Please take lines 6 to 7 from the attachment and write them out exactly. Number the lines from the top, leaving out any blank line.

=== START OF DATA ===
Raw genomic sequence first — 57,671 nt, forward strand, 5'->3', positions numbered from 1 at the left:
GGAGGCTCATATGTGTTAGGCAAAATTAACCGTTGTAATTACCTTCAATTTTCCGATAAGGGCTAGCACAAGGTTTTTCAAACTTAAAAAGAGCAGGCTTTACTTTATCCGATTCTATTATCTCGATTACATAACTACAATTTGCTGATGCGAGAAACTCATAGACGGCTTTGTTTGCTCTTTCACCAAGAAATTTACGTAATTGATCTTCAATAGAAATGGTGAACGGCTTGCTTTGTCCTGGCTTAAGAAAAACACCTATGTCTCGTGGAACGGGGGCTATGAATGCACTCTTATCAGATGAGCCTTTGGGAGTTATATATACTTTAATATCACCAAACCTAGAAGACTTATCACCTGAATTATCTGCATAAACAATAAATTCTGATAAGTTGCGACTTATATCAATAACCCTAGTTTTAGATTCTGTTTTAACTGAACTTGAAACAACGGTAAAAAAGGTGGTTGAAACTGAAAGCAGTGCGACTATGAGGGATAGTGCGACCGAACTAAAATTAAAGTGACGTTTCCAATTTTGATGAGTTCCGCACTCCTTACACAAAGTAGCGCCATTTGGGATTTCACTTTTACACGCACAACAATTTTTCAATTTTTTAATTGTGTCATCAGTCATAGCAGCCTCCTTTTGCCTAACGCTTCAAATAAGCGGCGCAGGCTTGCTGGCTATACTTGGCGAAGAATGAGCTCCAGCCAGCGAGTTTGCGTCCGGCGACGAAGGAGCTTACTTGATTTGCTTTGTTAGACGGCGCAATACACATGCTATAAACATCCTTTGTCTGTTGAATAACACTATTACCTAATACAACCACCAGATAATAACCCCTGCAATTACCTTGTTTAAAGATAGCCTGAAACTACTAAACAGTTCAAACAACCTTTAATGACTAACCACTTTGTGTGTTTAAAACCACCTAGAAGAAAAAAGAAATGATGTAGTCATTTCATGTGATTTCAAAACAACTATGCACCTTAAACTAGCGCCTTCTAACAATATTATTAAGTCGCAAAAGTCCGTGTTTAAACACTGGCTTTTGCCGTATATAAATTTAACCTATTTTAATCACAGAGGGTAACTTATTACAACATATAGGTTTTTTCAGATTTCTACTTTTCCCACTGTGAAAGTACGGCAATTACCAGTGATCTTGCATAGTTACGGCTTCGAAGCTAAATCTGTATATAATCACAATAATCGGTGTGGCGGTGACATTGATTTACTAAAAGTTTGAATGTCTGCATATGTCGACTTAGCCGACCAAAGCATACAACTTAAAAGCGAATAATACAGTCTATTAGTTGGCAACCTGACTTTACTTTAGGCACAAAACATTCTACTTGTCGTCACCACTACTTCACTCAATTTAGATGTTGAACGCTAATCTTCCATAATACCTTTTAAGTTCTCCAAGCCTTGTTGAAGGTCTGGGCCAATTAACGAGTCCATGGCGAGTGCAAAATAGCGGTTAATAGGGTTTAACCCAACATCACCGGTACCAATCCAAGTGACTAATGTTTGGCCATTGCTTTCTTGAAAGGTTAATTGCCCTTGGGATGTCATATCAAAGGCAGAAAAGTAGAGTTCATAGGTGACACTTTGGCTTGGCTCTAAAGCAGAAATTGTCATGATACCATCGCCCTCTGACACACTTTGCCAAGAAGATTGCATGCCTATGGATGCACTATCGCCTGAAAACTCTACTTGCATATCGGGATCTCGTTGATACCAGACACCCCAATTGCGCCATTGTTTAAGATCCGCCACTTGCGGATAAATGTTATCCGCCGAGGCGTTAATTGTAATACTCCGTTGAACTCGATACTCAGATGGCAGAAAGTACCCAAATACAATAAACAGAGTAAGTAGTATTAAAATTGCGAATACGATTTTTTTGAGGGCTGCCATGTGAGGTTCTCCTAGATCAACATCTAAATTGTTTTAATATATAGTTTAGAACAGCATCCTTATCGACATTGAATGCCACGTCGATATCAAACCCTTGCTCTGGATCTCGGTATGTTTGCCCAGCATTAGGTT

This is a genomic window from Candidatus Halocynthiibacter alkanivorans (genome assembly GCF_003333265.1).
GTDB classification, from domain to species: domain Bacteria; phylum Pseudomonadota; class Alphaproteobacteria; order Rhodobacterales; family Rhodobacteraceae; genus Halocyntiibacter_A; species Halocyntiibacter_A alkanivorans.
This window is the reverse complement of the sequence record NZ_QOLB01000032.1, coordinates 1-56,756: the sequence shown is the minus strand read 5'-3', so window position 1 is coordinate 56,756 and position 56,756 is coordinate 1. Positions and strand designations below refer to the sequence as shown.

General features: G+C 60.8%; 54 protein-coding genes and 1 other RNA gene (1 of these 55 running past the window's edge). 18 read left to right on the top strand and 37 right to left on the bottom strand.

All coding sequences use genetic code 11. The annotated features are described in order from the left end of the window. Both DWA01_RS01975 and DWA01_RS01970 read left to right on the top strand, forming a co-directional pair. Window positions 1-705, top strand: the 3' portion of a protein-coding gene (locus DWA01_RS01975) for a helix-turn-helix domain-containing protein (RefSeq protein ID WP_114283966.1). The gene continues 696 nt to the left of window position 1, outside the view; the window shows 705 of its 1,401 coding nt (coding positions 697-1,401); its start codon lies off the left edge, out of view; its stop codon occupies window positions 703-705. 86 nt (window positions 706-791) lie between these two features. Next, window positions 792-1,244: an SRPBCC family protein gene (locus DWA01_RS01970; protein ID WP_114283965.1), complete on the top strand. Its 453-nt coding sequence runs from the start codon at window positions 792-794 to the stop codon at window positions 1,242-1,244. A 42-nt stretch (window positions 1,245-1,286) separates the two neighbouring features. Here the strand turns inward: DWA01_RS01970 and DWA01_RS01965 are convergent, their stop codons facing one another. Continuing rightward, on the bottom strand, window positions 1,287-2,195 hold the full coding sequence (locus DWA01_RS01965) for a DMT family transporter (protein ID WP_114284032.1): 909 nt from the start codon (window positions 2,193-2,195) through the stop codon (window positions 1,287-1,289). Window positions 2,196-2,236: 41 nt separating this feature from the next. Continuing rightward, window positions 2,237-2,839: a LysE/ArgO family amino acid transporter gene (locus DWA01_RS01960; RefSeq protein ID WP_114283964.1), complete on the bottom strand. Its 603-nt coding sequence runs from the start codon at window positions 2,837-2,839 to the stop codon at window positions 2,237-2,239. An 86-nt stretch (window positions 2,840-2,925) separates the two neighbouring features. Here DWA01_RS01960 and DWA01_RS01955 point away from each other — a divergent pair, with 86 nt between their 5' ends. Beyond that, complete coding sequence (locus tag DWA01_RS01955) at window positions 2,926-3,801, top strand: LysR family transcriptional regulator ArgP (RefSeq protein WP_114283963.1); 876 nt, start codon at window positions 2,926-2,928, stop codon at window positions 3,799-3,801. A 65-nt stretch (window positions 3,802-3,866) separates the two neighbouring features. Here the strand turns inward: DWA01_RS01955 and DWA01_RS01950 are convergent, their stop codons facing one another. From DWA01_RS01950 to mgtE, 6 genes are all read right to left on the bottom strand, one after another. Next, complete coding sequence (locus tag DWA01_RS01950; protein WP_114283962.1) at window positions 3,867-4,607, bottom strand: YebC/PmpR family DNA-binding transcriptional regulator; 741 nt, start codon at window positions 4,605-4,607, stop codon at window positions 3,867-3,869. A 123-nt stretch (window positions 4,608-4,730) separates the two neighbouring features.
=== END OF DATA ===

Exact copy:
General features: G+C 60.8%; 54 protein-coding genes and 1 other RNA gene (1 of these 55 running past the window's edge). 18 read left to right on the top strand and 37 right to left on the bottom strand.

All coding sequences use genetic code 11. The annotated features are described in order from the left end of the window. Both DWA01_RS01975 and DWA01_RS01970 read left to right on the top strand, forming a co-directional pair. Window positions 1-705, top strand: the 3' portion of a protein-coding gene (locus DWA01_RS01975) for a helix-turn-helix domain-containing protein (RefSeq protein ID WP_114283966.1). The gene continues 696 nt to the left of window position 1, outside the view; the window shows 705 of its 1,401 coding nt (coding positions 697-1,401); its start codon lies off the left edge, out of view; its stop codon occupies window positions 703-705. 86 nt (window positions 706-791) lie between these two features. Next, window positions 792-1,244: an SRPBCC family protein gene (locus DWA01_RS01970; protein ID WP_114283965.1), complete on the top strand. Its 453-nt coding sequence runs from the start codon at window positions 792-794 to the stop codon at window positions 1,242-1,244. A 42-nt stretch (window positions 1,245-1,286) separates the two neighbouring features. Here the strand turns inward: DWA01_RS01970 and DWA01_RS01965 are convergent, their stop codons facing one another. Continuing rightward, on the bottom strand, window positions 1,287-2,195 hold the full coding sequence (locus DWA01_RS01965) for a DMT family transporter (protein ID WP_114284032.1): 909 nt from the start codon (window positions 2,193-2,195) through the stop codon (window positions 1,287-1,289). Window positions 2,196-2,236: 41 nt separating this feature from the next. Continuing rightward, window positions 2,237-2,839: a LysE/ArgO family amino acid transporter gene (locus DWA01_RS01960; RefSeq protein ID WP_114283964.1), complete on the bottom strand. Its 603-nt coding sequence runs from the start codon at window positions 2,837-2,839 to the stop codon at window positions 2,237-2,239. An 86-nt stretch (window positions 2,840-2,925) separates the two neighbouring features. Here DWA01_RS01960 and DWA01_RS01955 point away from each other — a divergent pair, with 86 nt between their 5' ends. Beyond that, complete coding sequence (locus tag DWA01_RS01955) at window positions 2,926-3,801, top strand: LysR family transcriptional regulator ArgP (RefSeq protein WP_114283963.1); 876 nt, start codon at window positions 2,926-2,928, stop codon at window positions 3,799-3,801. A 65-nt stretch (window positions 3,802-3,866) separates the two neighbouring features. Here the strand turns inward: DWA01_RS01955 and DWA01_RS01950 are convergent, their stop codons facing one another. From DWA01_RS01950 to mgtE, 6 genes are all read right to left on the bottom strand, one after another. Next, complete coding sequence (locus tag DWA01_RS01950; protein WP_114283962.1) at window positions 3,867-4,607, bottom strand: YebC/PmpR family DNA-binding transcriptional regulator; 741 nt, start codon at window positions 4,605-4,607, stop codon at window positions 3,867-3,869. A 123-nt stretch (window positions 4,608-4,730) separates the two neighbouring features.